Tom Hanks is without question one of the finest acting talents of his – or any – generation. A career that spans over three decades, Hanks has been nominated for five Oscars (winning two) and has proven to be an extremely versatile actor by taking on a wide variety of roles across a variety of genres.
Hanks adds another terrific performance in his already illustrious filmography with his turn in Paul Greengrass’ Captain Phillips. Based on the true story of the 2009 Somali pirate hijacking, Hanks is earning high praise from critics for his latest work and is once again an early contender for Best Actor at the Oscars.
In the late ’80s, one of the more popular film trends was the body switch comedy. The latest (and arguably greatest) of these is 1988’s Big, which starred Hanks as Josh Baskin. A teenager who wishes to be “big,” Josh gets more than he bargained for when he wakes up in the body of a 30-year-old man.
The role featured a high degree of difficulty, which is why Hanks received his first Academy Award nomination for this performance. Long removed from his teenage years at the time of filming, Hanks was able to sell the potentially goofy premise by committing himself to the part. Studying David Moscow’s (“young” Josh) mannerisms, Hanks accurately portrayed a youth of the times using great comedic timing and the dramatic chops he’s known for today.
Mixing child-like enthusiasm with emotional poignancy (while teaching viewers life lessons along the way), the actor is the main reason why this film is so charming and funny.
Saving Private Ryan
Hanks was already established as a titan in the industry by the time Steven Spielberg’s masterful World War II drama hit theaters in 1998. In a cast predominantly consisting of character actors, movie star Hanks gave viewers a clear protagonist to experience the story through while turning in one of the most nuanced performances of his career.
Nominated for the Best Actor Oscar again, Hanks’ authoritative presence made it easy for us to buy him as an Army captain. Always in control of the situation (at least on the outside), he uses a calm demeanor to fuel the movie’s many intense sequences. The multi-layered character of John Miller allowed Hanks to be emotionally vulnerable, particularly during the scene where he breaks down in tears while hidden from his troops.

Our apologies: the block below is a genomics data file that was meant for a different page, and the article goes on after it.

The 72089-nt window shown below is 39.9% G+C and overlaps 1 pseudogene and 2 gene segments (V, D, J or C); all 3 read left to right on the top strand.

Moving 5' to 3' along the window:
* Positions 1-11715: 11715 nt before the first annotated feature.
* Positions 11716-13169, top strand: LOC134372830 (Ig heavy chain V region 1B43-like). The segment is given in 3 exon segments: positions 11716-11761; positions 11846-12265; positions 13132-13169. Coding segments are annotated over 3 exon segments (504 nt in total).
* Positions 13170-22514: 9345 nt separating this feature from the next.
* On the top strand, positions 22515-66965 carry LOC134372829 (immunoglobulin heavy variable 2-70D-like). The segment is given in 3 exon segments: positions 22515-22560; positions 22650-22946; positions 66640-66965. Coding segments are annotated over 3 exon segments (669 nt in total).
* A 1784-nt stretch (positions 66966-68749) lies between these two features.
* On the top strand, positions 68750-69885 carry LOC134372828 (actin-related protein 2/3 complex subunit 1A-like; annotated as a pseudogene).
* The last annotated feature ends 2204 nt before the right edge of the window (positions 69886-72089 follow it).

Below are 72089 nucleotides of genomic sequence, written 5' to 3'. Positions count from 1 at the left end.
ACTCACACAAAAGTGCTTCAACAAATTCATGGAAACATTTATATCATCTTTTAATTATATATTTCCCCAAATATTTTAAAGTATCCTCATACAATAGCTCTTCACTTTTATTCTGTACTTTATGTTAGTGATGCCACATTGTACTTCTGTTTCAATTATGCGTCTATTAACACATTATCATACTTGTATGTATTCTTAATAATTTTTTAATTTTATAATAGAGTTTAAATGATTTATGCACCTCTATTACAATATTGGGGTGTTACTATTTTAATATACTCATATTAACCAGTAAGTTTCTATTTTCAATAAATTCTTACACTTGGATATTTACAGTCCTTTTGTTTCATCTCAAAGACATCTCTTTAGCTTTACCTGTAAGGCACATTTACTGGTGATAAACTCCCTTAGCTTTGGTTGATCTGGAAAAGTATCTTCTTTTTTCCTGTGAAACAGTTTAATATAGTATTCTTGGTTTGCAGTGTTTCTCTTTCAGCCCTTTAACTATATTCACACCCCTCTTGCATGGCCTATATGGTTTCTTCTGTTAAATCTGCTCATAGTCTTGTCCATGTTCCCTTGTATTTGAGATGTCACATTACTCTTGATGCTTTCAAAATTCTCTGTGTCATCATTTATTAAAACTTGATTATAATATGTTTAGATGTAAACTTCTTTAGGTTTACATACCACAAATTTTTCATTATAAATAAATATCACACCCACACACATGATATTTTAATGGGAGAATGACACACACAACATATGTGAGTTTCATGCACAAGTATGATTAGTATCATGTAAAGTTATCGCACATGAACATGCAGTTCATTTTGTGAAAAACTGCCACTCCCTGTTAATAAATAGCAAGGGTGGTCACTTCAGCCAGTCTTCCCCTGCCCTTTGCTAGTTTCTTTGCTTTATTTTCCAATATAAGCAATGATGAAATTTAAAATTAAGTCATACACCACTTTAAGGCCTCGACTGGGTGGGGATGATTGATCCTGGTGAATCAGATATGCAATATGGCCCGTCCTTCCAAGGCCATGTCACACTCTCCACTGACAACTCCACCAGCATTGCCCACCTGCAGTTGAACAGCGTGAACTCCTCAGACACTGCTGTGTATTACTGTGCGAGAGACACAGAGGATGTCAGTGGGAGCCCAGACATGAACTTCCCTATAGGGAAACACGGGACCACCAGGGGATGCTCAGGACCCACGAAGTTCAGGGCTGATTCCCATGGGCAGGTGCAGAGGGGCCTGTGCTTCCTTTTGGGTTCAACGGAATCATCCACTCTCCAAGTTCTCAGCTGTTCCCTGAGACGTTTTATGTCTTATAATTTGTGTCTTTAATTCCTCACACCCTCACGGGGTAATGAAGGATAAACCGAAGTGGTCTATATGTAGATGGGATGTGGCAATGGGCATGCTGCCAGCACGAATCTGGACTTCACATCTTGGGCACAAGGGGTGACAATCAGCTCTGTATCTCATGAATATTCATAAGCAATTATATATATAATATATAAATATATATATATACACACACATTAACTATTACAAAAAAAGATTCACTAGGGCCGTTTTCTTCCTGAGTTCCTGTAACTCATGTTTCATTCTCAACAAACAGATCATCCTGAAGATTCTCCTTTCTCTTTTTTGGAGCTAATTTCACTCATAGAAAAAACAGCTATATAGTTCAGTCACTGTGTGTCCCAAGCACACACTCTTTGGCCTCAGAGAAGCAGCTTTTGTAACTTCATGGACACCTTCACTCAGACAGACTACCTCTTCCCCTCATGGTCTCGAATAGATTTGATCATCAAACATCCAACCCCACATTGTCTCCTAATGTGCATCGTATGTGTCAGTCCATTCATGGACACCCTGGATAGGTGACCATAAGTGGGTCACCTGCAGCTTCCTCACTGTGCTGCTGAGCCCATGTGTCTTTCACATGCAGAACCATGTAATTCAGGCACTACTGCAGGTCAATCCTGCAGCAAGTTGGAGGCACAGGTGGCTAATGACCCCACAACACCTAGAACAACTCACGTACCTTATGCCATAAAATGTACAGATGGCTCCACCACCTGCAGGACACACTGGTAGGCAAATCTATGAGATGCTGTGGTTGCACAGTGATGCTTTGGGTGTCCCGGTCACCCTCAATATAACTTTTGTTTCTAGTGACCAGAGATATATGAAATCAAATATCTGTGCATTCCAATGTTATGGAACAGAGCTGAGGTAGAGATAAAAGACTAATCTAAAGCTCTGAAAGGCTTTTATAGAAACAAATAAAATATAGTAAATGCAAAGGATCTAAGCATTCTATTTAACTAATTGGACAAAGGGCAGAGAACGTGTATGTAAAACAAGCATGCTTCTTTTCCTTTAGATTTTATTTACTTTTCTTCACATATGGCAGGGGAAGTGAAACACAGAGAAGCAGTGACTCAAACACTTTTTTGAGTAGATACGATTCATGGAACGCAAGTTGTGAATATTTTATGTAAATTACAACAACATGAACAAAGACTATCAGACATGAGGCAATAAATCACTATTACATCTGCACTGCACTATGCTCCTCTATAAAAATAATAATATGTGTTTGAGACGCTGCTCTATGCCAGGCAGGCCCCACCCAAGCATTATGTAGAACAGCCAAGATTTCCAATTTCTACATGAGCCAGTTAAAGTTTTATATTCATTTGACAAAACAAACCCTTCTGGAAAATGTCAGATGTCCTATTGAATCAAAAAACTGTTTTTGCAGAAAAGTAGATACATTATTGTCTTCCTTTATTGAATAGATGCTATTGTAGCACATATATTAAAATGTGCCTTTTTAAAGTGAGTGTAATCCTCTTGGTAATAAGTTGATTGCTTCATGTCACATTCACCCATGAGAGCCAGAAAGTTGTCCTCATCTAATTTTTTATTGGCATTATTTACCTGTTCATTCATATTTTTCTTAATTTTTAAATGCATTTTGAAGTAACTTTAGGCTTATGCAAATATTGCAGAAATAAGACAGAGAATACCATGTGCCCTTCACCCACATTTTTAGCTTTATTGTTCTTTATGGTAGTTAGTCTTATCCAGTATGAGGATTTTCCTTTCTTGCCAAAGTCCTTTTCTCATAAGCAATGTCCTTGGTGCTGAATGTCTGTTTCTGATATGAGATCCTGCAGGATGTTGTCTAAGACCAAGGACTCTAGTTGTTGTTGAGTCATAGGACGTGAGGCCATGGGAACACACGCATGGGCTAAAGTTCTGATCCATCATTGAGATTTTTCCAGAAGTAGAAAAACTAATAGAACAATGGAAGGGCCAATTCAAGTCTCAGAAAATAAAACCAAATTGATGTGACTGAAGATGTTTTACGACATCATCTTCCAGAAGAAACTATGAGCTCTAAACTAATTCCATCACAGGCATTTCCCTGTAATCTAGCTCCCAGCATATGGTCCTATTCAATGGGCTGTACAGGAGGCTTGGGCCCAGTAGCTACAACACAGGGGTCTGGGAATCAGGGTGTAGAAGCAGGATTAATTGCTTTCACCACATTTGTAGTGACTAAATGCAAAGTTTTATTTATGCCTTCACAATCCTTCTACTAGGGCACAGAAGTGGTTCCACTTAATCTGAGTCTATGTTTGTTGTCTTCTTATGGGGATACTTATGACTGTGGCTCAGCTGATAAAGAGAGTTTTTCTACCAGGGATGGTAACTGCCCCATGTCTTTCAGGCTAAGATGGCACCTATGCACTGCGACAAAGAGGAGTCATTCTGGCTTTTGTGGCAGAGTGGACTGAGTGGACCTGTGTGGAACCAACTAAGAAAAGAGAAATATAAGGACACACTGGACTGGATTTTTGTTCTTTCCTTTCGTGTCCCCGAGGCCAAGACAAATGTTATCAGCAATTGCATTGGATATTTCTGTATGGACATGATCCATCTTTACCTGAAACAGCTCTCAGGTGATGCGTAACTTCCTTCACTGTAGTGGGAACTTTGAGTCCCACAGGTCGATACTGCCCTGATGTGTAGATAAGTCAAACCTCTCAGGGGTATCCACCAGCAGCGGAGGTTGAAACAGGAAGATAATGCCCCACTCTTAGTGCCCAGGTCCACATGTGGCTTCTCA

Single-actor films are always a big gamble in Hollywood. So much of the their success rides on the performance of one person and how the audience responds. Luckily for Robert Zemeckis, he was able to have Hanks (in yet another Oscar-nominated turn) lead the survival-thriller Cast Away. In lesser hands, this film could have been a disaster, but Hanks was up for the challenge.
Using his natural everyman qualities and likability, he was able to give viewers a character who was easy to root for as well as pose some serious “what would you do?” questions. Despite acting against a volleyball for most of the running time, Hanks’ performance is so strong that some critics wish more of the drama took place on the desert island.
Even though the film features an unbearable terrifying real-life scenario, Hanks made the ride both enjoyable and captivating.
Prior to being cast in this film, Hanks was known primarily for his comedic talents, but was mostly unproven handling more serious material. That all changed after people saw Philadelphia, one of the first mainstream films to tackle issues of HIV and homosexuality. Transitioning from comedy to drama is no easy task, but for him it was child’s play.
Winning his first Oscar for this role, Hanks announced himself as a force to be reckoned with during this movie. Offering a realistic and heartbreaking portrayal of a man with AIDS in the early 1990s, Hanks’ Andrew Beckett is a sympathetic figure.
Showing viewers an HIV-positive everyman that could easily be anyone watching, Hanks used his performance to help people change how they perceive those suffering from the disease.
Perhaps his most iconic role, Hanks won his second consecutive Oscar when he followed Philadelphia with Forrest Gump. Taking viewers on an odyssey through a tumultuous period in American history, Gump proves to be the ultimate tour guide through all the events. Once again, if a different actor portrayed Gump, the film could have failed miserably, but Hanks delivers.
The script calls for Forrest to be in essentially every scene, and Hanks’ innocence and charm prevents the character from becoming an annoyance. Instead, the part allows him to show off his impressive acting range while giving viewers a different viewpoint of the States in the 20th century.
Crafting one of the most memorable film characters ever, Hanks makes Gump an endearing and inspirational figure, showing that even a simple man can accomplish extraordinary things. Both moving and heartfelt, Forrest Gump is the quintessential Tom Hanks performance and an easy pick for this list.
Conclusion: These five performances would be enough to catapult any actor into “greatest ever” status, but Hanks’ resume is full of terrific performances that weren’t nominated for Academy Awards. His turns in dramas such as Apollo 13, The Green Mile, Catch Me if You Can, and Road to Perdition (among others) are just as deserving to have a spot on our list.
BY HARSHVARDHAN SINGH.